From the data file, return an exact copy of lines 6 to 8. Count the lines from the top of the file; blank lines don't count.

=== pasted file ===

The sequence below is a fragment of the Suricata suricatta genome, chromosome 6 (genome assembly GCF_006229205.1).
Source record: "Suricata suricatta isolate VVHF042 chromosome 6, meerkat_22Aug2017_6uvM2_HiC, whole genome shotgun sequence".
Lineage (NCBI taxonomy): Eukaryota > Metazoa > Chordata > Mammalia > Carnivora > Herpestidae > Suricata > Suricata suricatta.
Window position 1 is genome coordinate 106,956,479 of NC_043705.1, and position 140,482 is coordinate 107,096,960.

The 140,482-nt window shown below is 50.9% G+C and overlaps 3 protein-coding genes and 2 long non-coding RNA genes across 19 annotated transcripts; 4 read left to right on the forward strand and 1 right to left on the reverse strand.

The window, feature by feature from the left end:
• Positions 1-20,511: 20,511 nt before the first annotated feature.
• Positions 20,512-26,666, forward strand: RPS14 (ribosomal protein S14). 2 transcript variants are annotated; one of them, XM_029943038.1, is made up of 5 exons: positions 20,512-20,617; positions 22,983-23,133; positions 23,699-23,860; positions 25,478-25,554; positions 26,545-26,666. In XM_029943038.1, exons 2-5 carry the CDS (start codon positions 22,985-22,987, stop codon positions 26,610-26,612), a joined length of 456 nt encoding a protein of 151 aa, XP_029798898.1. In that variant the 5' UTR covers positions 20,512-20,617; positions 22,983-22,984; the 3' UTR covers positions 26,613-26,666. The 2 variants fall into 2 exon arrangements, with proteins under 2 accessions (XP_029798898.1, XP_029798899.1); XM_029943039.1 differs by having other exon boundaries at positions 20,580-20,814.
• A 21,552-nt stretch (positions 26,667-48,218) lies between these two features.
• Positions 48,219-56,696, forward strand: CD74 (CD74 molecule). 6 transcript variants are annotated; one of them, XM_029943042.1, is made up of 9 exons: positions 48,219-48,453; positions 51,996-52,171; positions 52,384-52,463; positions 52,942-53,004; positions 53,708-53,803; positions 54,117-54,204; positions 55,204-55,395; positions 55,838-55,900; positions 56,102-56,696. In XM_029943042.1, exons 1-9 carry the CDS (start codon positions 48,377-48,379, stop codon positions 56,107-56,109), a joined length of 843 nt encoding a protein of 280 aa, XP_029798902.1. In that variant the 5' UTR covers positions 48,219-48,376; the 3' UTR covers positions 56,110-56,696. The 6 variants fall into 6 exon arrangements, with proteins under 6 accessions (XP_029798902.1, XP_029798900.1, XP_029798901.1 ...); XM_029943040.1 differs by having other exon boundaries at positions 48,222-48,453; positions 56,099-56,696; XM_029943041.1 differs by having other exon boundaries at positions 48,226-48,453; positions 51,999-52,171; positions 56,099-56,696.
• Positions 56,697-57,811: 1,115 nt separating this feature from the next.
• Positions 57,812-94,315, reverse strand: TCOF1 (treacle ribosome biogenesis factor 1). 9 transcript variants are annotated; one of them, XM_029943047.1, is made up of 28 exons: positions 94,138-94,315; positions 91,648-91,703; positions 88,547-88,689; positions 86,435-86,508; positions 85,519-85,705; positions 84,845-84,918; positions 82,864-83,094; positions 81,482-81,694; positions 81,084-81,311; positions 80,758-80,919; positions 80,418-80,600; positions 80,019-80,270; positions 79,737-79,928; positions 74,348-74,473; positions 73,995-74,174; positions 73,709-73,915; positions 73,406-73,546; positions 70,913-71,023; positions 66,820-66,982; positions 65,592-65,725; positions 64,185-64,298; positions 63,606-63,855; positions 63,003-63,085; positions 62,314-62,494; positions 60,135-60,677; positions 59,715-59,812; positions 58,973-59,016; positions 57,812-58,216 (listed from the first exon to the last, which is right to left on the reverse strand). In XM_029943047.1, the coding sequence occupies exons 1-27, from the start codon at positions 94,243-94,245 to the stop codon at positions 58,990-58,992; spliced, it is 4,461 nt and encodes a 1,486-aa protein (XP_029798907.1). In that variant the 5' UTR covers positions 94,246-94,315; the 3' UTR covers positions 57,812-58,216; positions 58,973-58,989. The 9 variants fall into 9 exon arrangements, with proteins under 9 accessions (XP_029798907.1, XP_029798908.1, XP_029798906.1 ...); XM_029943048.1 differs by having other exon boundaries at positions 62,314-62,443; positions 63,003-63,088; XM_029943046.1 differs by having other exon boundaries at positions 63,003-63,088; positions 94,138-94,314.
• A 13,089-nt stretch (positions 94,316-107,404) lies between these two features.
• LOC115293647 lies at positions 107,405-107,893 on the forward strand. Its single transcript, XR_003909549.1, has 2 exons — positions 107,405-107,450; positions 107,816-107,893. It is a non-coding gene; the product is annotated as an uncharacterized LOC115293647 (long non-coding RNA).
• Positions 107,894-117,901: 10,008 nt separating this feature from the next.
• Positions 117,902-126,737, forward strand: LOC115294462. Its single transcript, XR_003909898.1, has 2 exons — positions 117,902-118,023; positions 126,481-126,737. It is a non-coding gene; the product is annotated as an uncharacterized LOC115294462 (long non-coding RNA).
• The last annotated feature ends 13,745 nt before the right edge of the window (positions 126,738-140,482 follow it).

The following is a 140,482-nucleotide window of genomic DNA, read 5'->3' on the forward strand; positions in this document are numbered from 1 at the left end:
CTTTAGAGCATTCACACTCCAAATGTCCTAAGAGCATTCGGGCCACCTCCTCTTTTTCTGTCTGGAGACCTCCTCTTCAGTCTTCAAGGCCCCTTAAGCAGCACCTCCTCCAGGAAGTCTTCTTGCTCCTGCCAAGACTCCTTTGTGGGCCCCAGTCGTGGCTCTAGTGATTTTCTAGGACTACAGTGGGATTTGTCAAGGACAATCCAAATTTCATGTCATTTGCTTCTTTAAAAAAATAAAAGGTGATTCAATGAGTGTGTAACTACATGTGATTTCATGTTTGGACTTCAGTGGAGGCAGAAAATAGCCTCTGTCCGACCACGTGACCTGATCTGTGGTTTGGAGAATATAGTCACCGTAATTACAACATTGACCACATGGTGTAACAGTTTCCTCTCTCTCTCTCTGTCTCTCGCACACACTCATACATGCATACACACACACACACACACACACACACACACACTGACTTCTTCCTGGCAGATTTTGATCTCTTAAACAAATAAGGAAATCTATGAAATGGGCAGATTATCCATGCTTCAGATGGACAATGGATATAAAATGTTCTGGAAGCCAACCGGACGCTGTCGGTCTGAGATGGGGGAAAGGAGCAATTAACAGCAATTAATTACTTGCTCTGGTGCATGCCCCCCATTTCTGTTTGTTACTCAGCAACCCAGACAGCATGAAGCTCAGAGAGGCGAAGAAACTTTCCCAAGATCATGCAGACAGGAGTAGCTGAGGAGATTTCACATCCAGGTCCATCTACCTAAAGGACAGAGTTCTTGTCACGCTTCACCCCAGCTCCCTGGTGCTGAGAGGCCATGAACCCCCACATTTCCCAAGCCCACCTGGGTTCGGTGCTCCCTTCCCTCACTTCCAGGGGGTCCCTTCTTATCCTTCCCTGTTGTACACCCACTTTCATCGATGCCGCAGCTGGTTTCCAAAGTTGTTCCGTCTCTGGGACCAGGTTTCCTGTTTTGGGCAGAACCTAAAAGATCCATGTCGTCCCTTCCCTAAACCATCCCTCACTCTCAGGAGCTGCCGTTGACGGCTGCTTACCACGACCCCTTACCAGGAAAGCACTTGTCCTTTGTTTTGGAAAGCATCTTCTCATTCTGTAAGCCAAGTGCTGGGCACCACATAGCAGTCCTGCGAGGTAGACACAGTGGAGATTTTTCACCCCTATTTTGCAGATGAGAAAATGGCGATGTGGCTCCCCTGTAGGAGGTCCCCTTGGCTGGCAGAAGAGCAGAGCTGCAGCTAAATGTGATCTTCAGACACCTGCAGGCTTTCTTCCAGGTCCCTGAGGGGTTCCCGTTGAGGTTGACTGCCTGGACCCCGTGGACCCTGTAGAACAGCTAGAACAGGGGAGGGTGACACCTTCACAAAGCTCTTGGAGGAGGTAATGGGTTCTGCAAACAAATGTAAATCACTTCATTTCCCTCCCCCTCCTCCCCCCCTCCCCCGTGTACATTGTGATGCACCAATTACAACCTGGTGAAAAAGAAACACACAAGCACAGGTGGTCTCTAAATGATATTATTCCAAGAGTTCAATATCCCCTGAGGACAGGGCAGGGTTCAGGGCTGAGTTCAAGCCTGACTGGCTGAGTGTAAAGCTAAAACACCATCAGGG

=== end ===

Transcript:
The window, feature by feature from the left end:
• Positions 1-20,511: 20,511 nt before the first annotated feature.
• Positions 20,512-26,666, forward strand: RPS14 (ribosomal protein S14). 2 transcript variants are annotated; one of them, XM_029943038.1, is made up of 5 exons: positions 20,512-20,617; positions 22,983-23,133; positions 23,699-23,860; positions 25,478-25,554; positions 26,545-26,666. In XM_029943038.1, exons 2-5 carry the CDS (start codon positions 22,985-22,987, stop codon positions 26,610-26,612), a joined length of 456 nt encoding a protein of 151 aa, XP_029798898.1. In that variant the 5' UTR covers positions 20,512-20,617; positions 22,983-22,984; the 3' UTR covers positions 26,613-26,666. The 2 variants fall into 2 exon arrangements, with proteins under 2 accessions (XP_029798898.1, XP_029798899.1); XM_029943039.1 differs by having other exon boundaries at positions 20,580-20,814.